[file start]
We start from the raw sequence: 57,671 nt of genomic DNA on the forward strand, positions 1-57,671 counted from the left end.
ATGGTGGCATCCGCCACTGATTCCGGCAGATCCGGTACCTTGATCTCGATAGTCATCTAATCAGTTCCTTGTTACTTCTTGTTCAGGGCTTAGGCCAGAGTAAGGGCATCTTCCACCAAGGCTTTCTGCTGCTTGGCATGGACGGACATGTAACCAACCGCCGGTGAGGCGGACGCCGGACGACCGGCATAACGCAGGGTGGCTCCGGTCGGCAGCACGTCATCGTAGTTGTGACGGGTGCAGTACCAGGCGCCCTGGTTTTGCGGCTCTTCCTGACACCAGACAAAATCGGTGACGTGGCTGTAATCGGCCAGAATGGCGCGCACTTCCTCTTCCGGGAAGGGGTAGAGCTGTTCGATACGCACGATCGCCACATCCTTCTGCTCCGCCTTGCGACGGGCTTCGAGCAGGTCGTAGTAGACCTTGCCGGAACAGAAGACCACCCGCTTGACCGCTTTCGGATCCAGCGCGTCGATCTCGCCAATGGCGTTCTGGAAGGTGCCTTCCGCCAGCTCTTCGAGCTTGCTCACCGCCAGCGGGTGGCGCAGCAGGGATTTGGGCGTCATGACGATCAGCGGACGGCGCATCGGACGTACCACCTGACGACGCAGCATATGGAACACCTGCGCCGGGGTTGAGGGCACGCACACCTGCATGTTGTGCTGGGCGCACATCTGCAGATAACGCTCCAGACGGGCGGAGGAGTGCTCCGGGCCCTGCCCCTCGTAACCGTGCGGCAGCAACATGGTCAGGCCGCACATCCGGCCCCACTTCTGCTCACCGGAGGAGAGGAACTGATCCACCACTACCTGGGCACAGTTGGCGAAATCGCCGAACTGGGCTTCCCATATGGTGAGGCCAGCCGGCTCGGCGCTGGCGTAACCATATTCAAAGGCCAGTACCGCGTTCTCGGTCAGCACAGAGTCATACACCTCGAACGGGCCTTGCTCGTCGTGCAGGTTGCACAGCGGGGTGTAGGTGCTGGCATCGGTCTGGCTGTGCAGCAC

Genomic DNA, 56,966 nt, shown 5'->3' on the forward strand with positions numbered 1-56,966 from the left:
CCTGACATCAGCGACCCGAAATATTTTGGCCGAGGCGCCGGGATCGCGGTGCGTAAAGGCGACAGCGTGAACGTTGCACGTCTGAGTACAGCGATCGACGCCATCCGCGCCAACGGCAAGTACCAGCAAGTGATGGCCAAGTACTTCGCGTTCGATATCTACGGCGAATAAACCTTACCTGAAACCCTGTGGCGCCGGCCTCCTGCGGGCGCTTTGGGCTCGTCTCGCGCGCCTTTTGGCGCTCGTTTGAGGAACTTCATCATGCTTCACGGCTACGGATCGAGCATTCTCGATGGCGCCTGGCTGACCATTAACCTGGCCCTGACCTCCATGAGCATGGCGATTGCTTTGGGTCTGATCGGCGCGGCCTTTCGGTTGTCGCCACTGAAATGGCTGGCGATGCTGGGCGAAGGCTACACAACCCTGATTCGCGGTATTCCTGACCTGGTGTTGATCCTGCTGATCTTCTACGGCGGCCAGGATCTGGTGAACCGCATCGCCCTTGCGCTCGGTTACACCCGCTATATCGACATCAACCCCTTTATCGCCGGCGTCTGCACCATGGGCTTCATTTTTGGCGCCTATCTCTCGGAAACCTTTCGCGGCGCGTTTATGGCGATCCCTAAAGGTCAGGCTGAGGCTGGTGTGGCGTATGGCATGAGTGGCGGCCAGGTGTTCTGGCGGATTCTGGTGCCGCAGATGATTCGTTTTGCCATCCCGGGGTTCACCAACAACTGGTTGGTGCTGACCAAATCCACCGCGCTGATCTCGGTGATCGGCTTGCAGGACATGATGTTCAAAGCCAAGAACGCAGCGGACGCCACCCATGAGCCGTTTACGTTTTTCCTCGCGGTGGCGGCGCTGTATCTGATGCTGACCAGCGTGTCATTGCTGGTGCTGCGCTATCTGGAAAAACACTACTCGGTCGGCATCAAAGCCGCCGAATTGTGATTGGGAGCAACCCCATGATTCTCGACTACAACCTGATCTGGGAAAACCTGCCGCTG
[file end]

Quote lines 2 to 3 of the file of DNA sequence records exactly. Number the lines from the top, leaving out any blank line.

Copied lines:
ATGGTGGCATCCGCCACTGATTCCGGCAGATCCGGTACCTTGATCTCGATAGTCATCTAATCAGTTCCTTGTTACTTCTTGTTCAGGGCTTAGGCCAGAGTAAGGGCATCTTCCACCAAGGCTTTCTGCTGCTTGGCATGGACGGACATGTAACCAACCGCCGGTGAGGCGGACGCCGGACGACCGGCATAACGCAGGGTGGCTCCGGTCGGCAGCACGTCATCGTAGTTGTGACGGGTGCAGTACCAGGCGCCCTGGTTTTGCGGCTCTTCCTGACACCAGACAAAATCGGTGACGTGGCTGTAATCGGCCAGAATGGCGCGCACTTCCTCTTCCGGGAAGGGGTAGAGCTGTTCGATACGCACGATCGCCACATCCTTCTGCTCCGCCTTGCGACGGGCTTCGAGCAGGTCGTAGTAGACCTTGCCGGAACAGAAGACCACCCGCTTGACCGCTTTCGGATCCAGCGCGTCGATCTCGCCAATGGCGTTCTGGAAGGTGCCTTCCGCCAGCTCTTCGAGCTTGCTCACCGCCAGCGGGTGGCGCAGCAGGGATTTGGGCGTCATGACGATCAGCGGACGGCGCATCGGACGTACCACCTGACGACGCAGCATATGGAACACCTGCGCCGGGGTTGAGGGCACGCACACCTGCATGTTGTGCTGGGCGCACATCTGCAGATAACGCTCCAGACGGGCGGAGGAGTGCTCCGGGCCCTGCCCCTCGTAACCGTGCGGCAGCAACATGGTCAGGCCGCACATCCGGCCCCACTTCTGCTCACCGGAGGAGAGGAACTGATCCACCACTACCTGGGCACAGTTGGCGAAATCGCCGAACTGGGCTTCCCATATGGTGAGGCCAGCCGGCTCGGCGCTGGCGTAACCATATTCAAAGGCCAGTACCGCGTTCTCGGTCAGCACAGAGTCATACACCTCGAACGGGCCTTGCTCGTCGTGCAGGTTGCACAGCGGGGTGTAGGTGCTGGCATCGGTCTGGCTGTGCAGCAC

Genomic DNA, 56,966 nt, shown 5'->3' on the forward strand with positions numbered 1-56,966 from the left: